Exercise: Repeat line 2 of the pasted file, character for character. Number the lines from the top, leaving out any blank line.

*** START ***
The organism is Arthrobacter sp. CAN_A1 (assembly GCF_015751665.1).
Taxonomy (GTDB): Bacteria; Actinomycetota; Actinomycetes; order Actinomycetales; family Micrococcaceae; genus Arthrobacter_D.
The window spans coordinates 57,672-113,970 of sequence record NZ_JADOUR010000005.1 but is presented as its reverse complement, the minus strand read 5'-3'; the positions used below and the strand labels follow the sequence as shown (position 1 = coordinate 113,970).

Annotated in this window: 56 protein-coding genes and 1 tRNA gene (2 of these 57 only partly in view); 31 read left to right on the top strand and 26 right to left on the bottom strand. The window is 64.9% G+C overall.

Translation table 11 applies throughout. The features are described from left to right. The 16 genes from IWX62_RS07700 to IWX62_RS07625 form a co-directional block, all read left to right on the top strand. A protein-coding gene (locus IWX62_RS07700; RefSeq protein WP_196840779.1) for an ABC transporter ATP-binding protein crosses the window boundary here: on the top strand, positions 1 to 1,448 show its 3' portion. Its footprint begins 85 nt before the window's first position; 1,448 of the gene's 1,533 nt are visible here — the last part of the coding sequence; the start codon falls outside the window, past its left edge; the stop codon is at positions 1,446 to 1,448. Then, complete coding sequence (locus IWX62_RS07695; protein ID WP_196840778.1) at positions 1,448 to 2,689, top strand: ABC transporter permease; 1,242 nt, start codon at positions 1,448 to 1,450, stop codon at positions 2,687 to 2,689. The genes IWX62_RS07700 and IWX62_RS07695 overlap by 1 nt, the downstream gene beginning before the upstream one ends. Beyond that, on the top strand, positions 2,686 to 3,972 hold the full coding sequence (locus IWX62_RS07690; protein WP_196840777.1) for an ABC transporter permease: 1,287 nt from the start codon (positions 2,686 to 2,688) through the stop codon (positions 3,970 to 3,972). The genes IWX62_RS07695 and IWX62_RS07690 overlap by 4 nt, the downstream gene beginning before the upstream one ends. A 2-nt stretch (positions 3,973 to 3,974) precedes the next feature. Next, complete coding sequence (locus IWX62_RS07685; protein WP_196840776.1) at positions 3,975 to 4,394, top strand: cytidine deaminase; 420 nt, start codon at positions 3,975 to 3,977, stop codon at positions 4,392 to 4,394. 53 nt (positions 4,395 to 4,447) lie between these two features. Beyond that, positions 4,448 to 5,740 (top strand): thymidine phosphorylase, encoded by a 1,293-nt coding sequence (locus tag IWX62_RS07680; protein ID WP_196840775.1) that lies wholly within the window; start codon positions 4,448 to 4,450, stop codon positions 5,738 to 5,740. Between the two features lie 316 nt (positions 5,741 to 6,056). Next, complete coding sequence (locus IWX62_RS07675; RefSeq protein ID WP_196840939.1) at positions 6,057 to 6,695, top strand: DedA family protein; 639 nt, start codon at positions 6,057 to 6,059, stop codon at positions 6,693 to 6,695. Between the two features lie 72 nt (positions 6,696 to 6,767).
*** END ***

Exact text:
Taxonomy (GTDB): Bacteria; Actinomycetota; Actinomycetes; order Actinomycetales; family Micrococcaceae; genus Arthrobacter_D.